Yesterday I saw my first roller derby match. The rules of the game are pretty simple. Two teams of five players skate around a small circuit with one attacking “jammer” from each team trying to score points by lapping opposing defenders. It took me a while to follow the intricacies of the game but as I got a handle on it I started to realise the game had a lot to teach me about writing.
Go hard or go home
I expected the skaters to ease into the match; maybe take a few laps to warm up and find their wheels. No. As soon as the whistle blew the jammers were speeding ahead pushing their way past defenders from the opposing team and scoring points.
And so it should be with your writing. Doesn’t matter what you’re writing, if you wait to grab the reader’s attention, you’re gone. Get in there early and deploy whatever tools you have at your disposal to engage the reader. Early points on the board matter.
Speed-skating around a circuit not much bigger than a tennis court with nine other people just waiting to bump into you, means you’re going to fall down. The roller-derby girls know this and practice falling onto their knee guards instead of their hands. They fall to their knees and slide for a little bit as they slow down. It’s kind of poetic after a while.
Safe writing is boring writing. Everyone knows safe writing when they see it. It’s the sort of stuff you see on the social pages of newspapers and in government reports. It might be competent and occasionally, might even border on engaging. But how much did the writer learn along the way? Think about the last time you stretched your writing muscles and aimed a bit too high or went a bit too fast. Even when you were shovelling up the crap left behind, didn’t it feel kinda good going fast then falling down?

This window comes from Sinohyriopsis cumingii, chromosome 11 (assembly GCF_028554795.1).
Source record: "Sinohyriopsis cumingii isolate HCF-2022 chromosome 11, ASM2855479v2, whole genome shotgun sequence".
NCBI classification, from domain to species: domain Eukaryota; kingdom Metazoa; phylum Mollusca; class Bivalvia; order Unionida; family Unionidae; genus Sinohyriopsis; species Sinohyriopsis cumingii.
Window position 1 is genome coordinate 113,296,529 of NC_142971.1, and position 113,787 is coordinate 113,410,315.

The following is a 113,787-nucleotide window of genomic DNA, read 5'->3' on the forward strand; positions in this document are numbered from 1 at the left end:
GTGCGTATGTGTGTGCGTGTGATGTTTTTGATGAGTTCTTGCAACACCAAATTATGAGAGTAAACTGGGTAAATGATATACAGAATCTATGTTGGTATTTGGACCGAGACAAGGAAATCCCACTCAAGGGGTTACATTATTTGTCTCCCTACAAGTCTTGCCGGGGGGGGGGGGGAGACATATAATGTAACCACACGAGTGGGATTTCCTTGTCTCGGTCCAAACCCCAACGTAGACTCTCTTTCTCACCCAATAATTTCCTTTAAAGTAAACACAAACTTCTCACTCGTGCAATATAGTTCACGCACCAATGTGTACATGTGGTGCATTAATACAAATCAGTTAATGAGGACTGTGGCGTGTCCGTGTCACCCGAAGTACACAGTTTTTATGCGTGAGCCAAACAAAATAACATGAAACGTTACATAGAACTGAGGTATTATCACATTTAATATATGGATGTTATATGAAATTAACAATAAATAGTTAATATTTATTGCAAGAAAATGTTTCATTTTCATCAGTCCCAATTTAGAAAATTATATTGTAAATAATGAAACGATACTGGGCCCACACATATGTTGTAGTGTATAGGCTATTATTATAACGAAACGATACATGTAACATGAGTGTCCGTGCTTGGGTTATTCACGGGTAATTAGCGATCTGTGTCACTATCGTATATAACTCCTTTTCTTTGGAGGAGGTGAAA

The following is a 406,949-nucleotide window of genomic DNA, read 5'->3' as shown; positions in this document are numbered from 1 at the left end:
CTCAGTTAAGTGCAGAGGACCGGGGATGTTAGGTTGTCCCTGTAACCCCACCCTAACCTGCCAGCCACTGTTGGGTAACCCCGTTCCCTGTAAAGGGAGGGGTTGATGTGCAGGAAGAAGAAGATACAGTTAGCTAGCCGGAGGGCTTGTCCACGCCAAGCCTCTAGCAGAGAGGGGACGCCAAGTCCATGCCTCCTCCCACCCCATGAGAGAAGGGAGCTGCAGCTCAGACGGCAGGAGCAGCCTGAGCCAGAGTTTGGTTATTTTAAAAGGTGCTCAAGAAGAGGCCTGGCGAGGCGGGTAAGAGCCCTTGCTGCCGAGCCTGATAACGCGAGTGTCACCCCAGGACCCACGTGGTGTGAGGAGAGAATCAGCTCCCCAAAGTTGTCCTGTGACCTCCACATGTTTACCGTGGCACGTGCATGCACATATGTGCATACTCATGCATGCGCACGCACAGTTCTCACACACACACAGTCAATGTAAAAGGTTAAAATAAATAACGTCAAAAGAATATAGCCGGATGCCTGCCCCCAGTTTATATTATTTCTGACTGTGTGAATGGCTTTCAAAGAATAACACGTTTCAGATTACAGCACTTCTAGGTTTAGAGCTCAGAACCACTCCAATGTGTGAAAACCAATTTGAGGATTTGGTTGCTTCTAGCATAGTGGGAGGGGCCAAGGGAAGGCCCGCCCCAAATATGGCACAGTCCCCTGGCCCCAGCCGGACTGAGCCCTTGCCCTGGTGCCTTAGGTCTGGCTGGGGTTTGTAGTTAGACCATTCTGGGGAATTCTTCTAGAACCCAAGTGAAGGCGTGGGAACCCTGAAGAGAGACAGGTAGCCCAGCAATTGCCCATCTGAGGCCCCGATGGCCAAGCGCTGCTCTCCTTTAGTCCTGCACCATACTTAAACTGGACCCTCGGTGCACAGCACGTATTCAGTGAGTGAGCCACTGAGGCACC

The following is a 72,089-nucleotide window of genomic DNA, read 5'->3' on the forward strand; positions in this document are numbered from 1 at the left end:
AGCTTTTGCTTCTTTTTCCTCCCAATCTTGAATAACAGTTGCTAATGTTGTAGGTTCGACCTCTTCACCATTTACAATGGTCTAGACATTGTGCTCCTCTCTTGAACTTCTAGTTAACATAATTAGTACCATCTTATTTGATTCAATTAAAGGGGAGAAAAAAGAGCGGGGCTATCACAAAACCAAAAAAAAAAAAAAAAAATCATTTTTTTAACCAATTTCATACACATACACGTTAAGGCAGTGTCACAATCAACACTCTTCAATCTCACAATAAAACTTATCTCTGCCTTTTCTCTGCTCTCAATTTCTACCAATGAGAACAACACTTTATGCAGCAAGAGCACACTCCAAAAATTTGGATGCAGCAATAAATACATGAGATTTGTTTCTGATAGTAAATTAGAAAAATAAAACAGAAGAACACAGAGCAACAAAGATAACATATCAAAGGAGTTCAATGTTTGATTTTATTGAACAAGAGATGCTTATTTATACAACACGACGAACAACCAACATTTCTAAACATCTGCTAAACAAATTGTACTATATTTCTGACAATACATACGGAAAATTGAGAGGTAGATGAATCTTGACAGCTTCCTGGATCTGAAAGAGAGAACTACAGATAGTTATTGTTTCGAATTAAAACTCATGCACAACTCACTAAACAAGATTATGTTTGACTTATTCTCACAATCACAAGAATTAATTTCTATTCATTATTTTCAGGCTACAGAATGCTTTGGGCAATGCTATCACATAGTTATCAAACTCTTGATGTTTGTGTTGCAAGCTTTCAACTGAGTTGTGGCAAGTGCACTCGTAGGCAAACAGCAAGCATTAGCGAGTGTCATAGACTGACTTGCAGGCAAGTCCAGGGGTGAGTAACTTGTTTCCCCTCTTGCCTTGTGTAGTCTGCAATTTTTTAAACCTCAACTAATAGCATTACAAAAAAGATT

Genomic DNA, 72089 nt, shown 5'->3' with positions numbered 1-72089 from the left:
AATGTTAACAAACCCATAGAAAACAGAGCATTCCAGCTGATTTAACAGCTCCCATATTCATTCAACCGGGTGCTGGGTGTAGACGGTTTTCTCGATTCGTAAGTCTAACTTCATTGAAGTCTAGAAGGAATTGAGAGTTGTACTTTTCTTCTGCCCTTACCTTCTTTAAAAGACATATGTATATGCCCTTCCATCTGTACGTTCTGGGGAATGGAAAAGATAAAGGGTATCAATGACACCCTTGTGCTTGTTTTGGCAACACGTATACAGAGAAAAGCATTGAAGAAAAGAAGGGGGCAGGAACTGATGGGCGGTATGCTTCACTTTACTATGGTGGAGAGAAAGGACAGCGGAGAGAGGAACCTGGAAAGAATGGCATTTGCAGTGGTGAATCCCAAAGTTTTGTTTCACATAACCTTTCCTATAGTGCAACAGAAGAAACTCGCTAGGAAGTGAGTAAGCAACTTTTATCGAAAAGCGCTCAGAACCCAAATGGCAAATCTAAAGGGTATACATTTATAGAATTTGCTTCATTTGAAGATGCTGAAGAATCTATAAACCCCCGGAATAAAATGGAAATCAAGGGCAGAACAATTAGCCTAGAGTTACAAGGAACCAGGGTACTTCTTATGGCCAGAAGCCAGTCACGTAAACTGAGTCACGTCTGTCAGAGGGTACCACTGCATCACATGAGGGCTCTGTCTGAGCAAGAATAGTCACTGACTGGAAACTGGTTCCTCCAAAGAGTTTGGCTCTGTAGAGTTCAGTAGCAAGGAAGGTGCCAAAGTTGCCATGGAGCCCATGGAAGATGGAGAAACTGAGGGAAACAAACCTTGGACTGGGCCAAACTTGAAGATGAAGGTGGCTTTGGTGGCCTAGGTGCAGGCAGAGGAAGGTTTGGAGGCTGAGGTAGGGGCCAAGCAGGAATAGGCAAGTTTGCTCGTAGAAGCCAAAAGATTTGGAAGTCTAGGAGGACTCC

Get up again and keep on skating
After sliding on their knee guards for a while the roller derby girls get back up and keep on skating. I even saw one jammer fall to her knees, slide for a bit then get back up and keep scoring points.
Once you’ve monumentally stuffed up a piece of your writing so badly even your cat refuses to have shredded bits of the manuscript in its litter box get back up again. Too often writing suffers from an author’s failure to stretch their skills or their refusal to keep on pushing the boundaries when they stuff up. Push your writing hard, fall down, learn, get up. Repeat.
It’s okay to have nice things
What I wasn’t expecting at the roller derby were the costumes, the almost compulsory fish-net stockings, the mad hair-cuts and the dance routines. The whole evening was full of spectacle. Whether it was Amber “Eva Brawl” Lee tearing up the track, girls in outrageously short shorts or team managers in bright yellow suits, there was no shortage of entertaining things to engage with.
Cultivate some spectacle in your writing. Make it sing for you. Know your writing style and don’t be afraid to show off some of its best elements.
Stay close to your audience
There were about 2500 people watching the two matches with me. The farthest was probably 30m from the circuit but the closest “suicide” seats were right beside the skaters. The skaters sped by lap after lap only metres from the spectators. And after the games finishes they mingled with the audience, chatting and posing for photos. During the game the announcer declared a nearby pub as the official after-game venue for any audience members who wanted to join in the after-derby drinking.
A writer’s job is to be read. More and more, writers need to engage directly with their audience to help achieve that. Whether it’s through blogs or social media writers need to develop a platform to market themselves and their writing and increase their chance of being read and being published. But you’ve got to love the people you’re hanging around with. Authenticity is key.
Top picture: Gomisan